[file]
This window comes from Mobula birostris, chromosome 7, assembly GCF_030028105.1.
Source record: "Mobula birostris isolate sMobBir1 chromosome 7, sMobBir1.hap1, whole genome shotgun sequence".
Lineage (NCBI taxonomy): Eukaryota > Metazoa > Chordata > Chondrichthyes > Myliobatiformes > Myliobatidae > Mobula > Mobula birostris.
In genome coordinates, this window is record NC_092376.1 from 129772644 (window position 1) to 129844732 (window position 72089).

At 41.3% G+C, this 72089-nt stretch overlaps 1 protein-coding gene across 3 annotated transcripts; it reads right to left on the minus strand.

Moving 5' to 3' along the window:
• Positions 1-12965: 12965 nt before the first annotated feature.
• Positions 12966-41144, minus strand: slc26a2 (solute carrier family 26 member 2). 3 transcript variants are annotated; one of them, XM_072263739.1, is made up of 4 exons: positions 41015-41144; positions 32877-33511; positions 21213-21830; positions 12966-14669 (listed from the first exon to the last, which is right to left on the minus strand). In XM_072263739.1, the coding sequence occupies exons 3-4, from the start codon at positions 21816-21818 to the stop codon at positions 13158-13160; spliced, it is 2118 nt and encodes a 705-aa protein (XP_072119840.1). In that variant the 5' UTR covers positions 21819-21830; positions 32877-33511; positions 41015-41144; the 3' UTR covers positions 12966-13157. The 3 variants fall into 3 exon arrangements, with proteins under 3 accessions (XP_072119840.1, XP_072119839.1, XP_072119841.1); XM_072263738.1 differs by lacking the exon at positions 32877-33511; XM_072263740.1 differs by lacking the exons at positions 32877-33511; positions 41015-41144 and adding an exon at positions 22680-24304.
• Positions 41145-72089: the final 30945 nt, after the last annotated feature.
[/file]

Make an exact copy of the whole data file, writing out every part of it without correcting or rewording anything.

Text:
This window comes from Mobula birostris, chromosome 7, assembly GCF_030028105.1.
Source record: "Mobula birostris isolate sMobBir1 chromosome 7, sMobBir1.hap1, whole genome shotgun sequence".
Lineage (NCBI taxonomy): Eukaryota > Metazoa > Chordata > Chondrichthyes > Myliobatiformes > Myliobatidae > Mobula > Mobula birostris.
In genome coordinates, this window is record NC_092376.1 from 129772644 (window position 1) to 129844732 (window position 72089).

At 41.3% G+C, this 72089-nt stretch overlaps 1 protein-coding gene across 3 annotated transcripts; it reads right to left on the minus strand.

Moving 5' to 3' along the window:
• Positions 1-12965: 12965 nt before the first annotated feature.
• Positions 12966-41144, minus strand: slc26a2 (solute carrier family 26 member 2). 3 transcript variants are annotated; one of them, XM_072263739.1, is made up of 4 exons: positions 41015-41144; positions 32877-33511; positions 21213-21830; positions 12966-14669 (listed from the first exon to the last, which is right to left on the minus strand). In XM_072263739.1, the coding sequence occupies exons 3-4, from the start codon at positions 21816-21818 to the stop codon at positions 13158-13160; spliced, it is 2118 nt and encodes a 705-aa protein (XP_072119840.1). In that variant the 5' UTR covers positions 21819-21830; positions 32877-33511; positions 41015-41144; the 3' UTR covers positions 12966-13157. The 3 variants fall into 3 exon arrangements, with proteins under 3 accessions (XP_072119840.1, XP_072119839.1, XP_072119841.1); XM_072263738.1 differs by lacking the exon at positions 32877-33511; XM_072263740.1 differs by lacking the exons at positions 32877-33511; positions 41015-41144 and adding an exon at positions 22680-24304.
• Positions 41145-72089: the final 30945 nt, after the last annotated feature.